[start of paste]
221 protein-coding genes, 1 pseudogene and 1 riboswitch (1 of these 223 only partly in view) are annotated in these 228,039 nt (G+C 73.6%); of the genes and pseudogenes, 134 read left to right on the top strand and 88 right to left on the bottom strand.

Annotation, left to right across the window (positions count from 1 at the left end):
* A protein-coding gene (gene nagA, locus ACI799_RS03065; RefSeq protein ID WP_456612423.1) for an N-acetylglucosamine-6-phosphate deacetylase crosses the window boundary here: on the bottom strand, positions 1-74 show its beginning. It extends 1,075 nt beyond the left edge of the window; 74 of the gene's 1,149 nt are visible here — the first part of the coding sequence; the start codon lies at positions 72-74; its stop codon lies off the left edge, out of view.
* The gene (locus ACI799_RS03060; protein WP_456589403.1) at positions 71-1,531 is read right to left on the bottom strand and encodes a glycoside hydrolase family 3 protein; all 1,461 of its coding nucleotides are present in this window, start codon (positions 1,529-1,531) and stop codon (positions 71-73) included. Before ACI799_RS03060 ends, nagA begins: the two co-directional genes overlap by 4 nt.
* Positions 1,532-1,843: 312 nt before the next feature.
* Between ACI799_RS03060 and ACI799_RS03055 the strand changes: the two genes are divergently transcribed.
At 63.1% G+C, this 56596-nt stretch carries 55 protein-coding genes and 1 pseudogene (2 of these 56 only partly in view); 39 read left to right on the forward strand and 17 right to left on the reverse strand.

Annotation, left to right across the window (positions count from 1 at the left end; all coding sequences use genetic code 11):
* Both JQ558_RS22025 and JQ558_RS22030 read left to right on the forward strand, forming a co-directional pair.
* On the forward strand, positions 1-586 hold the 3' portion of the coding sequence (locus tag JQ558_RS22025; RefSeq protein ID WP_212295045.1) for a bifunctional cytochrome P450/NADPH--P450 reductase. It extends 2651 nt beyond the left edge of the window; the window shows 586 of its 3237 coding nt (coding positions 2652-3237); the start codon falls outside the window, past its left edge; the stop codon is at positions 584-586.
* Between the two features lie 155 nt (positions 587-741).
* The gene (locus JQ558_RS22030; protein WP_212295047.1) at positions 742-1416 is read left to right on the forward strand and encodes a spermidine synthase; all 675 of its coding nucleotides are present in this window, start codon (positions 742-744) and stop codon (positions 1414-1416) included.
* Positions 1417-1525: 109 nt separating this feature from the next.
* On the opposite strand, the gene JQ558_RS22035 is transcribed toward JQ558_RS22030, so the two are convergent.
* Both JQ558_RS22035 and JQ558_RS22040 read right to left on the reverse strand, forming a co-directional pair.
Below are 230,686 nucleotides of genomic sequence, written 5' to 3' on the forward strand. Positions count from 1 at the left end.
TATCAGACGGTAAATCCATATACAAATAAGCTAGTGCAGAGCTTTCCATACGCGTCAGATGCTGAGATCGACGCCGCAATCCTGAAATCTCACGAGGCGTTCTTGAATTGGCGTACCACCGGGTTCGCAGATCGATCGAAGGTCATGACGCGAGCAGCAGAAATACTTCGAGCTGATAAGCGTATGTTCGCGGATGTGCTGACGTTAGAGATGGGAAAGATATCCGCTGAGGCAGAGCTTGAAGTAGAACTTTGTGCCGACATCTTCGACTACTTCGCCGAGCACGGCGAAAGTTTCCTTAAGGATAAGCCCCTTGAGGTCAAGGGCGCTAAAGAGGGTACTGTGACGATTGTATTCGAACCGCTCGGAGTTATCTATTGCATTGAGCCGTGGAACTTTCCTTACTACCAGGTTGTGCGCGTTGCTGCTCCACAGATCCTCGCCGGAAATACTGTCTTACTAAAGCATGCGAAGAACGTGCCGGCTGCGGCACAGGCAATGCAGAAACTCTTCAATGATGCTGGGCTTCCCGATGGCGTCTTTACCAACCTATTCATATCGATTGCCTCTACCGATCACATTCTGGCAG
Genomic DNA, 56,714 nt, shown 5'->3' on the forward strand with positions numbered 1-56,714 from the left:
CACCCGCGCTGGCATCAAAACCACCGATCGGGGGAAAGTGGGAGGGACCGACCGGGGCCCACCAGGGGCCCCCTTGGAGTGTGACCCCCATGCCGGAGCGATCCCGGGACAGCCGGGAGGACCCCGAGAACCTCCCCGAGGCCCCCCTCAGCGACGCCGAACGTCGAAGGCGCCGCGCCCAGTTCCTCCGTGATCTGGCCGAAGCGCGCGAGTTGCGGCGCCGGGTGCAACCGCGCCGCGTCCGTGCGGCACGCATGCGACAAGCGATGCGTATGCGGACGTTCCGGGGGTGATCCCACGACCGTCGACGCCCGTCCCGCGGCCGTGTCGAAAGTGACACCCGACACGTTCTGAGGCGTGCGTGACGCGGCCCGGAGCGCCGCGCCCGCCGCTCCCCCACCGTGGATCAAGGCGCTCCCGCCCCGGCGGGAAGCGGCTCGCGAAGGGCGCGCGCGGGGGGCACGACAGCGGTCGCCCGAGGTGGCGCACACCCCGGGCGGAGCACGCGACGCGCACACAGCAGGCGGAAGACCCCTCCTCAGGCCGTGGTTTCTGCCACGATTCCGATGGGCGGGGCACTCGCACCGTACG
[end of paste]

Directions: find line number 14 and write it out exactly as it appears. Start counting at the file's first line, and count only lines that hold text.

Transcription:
* On the opposite strand, the gene JQ558_RS22035 is transcribed toward JQ558_RS22030, so the two are convergent.